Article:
I had not read this post the first time, so I´m happy you have reposted. What a wonderful journey of discovery you´ve made, open-minded and with a brave, huge heart; congrats.
Thanks for a great post, Gwen. You always do so much to restore my faith in humanity.
Mrs. Raptor, you kick ass.

Marcela, thank you!

Lorraine, you restore my faith in humanity too. As long as we write with love and compassion about injustice in the world, we're creating a space where redemption can happen.
Damn that fingerlakeswanderer---that's what I was going to say!
Terrific post and we need it now more than ever. I'm glad you found those friends that cut through your isolation. I'm also glad you found Jeanette Winterson; we could all use some gay boys, a tomboy, and some Winterson in our lives.
Excellent post. I'm thrilled to hear that a fundamentalist can recover to the point of accepting all of God's children. It boggles my mind when basic rights are denied in this land of the free. Thanks for showing that there is still hope.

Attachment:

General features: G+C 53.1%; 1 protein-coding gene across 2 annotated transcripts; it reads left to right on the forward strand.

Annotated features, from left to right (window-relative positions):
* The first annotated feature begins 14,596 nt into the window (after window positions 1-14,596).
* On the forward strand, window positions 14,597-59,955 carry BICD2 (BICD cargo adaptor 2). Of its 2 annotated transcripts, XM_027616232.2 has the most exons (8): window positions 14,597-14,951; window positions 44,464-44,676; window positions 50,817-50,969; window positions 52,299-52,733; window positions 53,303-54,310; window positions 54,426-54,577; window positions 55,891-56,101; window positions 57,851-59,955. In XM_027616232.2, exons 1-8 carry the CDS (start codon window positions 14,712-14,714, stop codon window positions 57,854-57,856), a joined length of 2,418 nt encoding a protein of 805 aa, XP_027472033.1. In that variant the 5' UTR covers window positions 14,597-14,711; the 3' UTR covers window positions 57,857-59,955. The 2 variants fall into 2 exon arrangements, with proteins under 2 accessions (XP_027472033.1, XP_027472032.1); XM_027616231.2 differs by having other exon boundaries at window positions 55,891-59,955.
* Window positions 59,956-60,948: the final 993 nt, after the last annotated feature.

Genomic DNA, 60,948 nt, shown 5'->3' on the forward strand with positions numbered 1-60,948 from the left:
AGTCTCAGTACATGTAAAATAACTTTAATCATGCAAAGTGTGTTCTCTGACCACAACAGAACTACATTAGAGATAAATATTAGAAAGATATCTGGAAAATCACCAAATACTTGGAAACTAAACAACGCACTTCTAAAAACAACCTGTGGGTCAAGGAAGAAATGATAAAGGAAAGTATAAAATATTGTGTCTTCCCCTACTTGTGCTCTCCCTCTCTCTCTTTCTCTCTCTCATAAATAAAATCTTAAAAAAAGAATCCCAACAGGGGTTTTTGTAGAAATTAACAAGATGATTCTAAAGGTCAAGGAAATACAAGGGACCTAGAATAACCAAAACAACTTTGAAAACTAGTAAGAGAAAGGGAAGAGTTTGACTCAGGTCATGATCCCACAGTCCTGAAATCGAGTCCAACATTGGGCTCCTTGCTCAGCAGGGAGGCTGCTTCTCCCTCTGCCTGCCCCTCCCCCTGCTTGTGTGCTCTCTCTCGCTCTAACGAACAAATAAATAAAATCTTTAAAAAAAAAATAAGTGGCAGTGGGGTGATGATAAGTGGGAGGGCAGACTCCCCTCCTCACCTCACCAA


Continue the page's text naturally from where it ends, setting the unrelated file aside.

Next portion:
you rock, girl!!! wonderful post, girl! i'm with you all the way. if it wasn't for the gay boys and men, i would not be here. i'm such a Fag Hag and i'm so bereft. i'm joking around, obviously. and gay women? don't even get me started on how much they have meant to me and mean to me now. love love love and huge gratitude for this. this marriage issue is just chapping my Increasing Large Ass (ILA). give my friends their civil rights, you homophobes!
ah, just lovely. It makes me want to meet you in person all the more! Thank you for this awesome post. So glad you re-posted it :-)
dolores, thank you!

ChicagoGuy, why didn't you get here faster? Haha. JK.

Caroline, I completely agree.

Kris, there is hope!

Thea, I'm trying to find a new word for fag hag. :)

Peterson, Yes! Someday we will meet, face to face. :)
"Boomer, that's one kickass wife you got then!"